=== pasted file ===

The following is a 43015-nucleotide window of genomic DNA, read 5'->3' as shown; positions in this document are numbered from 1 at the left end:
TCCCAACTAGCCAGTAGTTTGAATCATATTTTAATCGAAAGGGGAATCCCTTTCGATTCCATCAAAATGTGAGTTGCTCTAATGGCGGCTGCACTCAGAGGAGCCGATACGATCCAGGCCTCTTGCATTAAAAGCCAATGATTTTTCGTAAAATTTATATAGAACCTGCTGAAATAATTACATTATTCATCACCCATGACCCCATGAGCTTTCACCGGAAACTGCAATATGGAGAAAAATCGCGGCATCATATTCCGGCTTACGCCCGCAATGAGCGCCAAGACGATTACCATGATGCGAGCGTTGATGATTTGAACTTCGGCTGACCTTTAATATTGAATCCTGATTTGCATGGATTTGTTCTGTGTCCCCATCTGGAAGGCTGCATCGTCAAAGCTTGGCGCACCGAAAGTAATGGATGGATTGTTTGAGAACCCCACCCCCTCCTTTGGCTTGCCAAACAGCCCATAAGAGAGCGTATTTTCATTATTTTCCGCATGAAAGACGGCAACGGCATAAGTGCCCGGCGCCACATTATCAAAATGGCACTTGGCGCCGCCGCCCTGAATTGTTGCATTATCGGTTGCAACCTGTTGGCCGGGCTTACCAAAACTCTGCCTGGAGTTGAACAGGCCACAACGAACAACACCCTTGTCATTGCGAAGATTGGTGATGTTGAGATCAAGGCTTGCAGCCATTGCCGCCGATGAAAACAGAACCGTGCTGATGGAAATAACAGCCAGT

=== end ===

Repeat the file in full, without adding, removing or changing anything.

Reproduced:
The following is a 43015-nucleotide window of genomic DNA, read 5'->3' as shown; positions in this document are numbered from 1 at the left end:
TCCCAACTAGCCAGTAGTTTGAATCATATTTTAATCGAAAGGGGAATCCCTTTCGATTCCATCAAAATGTGAGTTGCTCTAATGGCGGCTGCACTCAGAGGAGCCGATACGATCCAGGCCTCTTGCATTAAAAGCCAATGATTTTTCGTAAAATTTATATAGAACCTGCTGAAATAATTACATTATTCATCACCCATGACCCCATGAGCTTTCACCGGAAACTGCAATATGGAGAAAAATCGCGGCATCATATTCCGGCTTACGCCCGCAATGAGCGCCAAGACGATTACCATGATGCGAGCGTTGATGATTTGAACTTCGGCTGACCTTTAATATTGAATCCTGATTTGCATGGATTTGTTCTGTGTCCCCATCTGGAAGGCTGCATCGTCAAAGCTTGGCGCACCGAAAGTAATGGATGGATTGTTTGAGAACCCCACCCCCTCCTTTGGCTTGCCAAACAGCCCATAAGAGAGCGTATTTTCATTATTTTCCGCATGAAAGACGGCAACGGCATAAGTGCCCGGCGCCACATTATCAAAATGGCACTTGGCGCCGCCGCCCTGAATTGTTGCATTATCGGTTGCAACCTGTTGGCCGGGCTTACCAAAACTCTGCCTGGAGTTGAACAGGCCACAACGAACAACACCCTTGTCATTGCGAAGATTGGTGATGTTGAGATCAAGGCTTGCAGCCATTGCCGCCGATGAAAACAGAACCGTGCTGATGGAAATAACAGCCAGT